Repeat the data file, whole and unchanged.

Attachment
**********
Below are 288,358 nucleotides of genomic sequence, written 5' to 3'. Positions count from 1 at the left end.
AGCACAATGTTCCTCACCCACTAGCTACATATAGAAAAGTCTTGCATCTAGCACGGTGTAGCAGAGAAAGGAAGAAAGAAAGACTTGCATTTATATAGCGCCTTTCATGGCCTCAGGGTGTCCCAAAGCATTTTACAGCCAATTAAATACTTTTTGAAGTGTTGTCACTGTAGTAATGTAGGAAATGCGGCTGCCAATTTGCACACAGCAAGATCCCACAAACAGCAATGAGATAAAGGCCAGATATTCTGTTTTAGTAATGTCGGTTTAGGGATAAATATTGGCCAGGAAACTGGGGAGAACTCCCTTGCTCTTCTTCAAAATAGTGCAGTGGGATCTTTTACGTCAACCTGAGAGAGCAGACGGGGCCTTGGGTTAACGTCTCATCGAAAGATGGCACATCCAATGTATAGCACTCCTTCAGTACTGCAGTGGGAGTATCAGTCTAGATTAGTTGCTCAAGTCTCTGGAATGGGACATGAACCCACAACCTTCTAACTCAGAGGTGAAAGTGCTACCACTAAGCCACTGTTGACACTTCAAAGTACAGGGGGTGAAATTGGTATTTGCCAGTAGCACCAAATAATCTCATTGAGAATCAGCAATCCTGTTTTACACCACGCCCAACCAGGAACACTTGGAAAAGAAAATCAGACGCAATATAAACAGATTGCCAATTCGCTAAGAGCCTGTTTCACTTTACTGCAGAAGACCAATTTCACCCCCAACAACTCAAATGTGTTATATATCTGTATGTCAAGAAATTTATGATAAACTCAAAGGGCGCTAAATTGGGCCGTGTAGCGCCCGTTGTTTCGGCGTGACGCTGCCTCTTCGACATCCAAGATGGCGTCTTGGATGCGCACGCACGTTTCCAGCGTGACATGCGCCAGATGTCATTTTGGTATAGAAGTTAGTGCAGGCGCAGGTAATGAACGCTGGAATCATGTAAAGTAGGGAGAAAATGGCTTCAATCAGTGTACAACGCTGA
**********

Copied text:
Below are 288,358 nucleotides of genomic sequence, written 5' to 3'. Positions count from 1 at the left end.
AGCACAATGTTCCTCACCCACTAGCTACATATAGAAAAGTCTTGCATCTAGCACGGTGTAGCAGAGAAAGGAAGAAAGAAAGACTTGCATTTATATAGCGCCTTTCATGGCCTCAGGGTGTCCCAAAGCATTTTACAGCCAATTAAATACTTTTTGAAGTGTTGTCACTGTAGTAATGTAGGAAATGCGGCTGCCAATTTGCACACAGCAAGATCCCACAAACAGCAATGAGATAAAGGCCAGATATTCTGTTTTAGTAATGTCGGTTTAGGGATAAATATTGGCCAGGAAACTGGGGAGAACTCCCTTGCTCTTCTTCAAAATAGTGCAGTGGGATCTTTTACGTCAACCTGAGAGAGCAGACGGGGCCTTGGGTTAACGTCTCATCGAAAGATGGCACATCCAATGTATAGCACTCCTTCAGTACTGCAGTGGGAGTATCAGTCTAGATTAGTTGCTCAAGTCTCTGGAATGGGACATGAACCCACAACCTTCTAACTCAGAGGTGAAAGTGCTACCACTAAGCCACTGTTGACACTTCAAAGTACAGGGGGTGAAATTGGTATTTGCCAGTAGCACCAAATAATCTCATTGAGAATCAGCAATCCTGTTTTACACCACGCCCAACCAGGAACACTTGGAAAAGAAAATCAGACGCAATATAAACAGATTGCCAATTCGCTAAGAGCCTGTTTCACTTTACTGCAGAAGACCAATTTCACCCCCAACAACTCAAATGTGTTATATATCTGTATGTCAAGAAATTTATGATAAACTCAAAGGGCGCTAAATTGGGCCGTGTAGCGCCCGTTGTTTCGGCGTGACGCTGCCTCTTCGACATCCAAGATGGCGTCTTGGATGCGCACGCACGTTTCCAGCGTGACATGCGCCAGATGTCATTTTGGTATAGAAGTTAGTGCAGGCGCAGGTAATGAACGCTGGAATCATGTAAAGTAGGGAGAAAATGGCTTCAATCAGTGTACAACGCTGA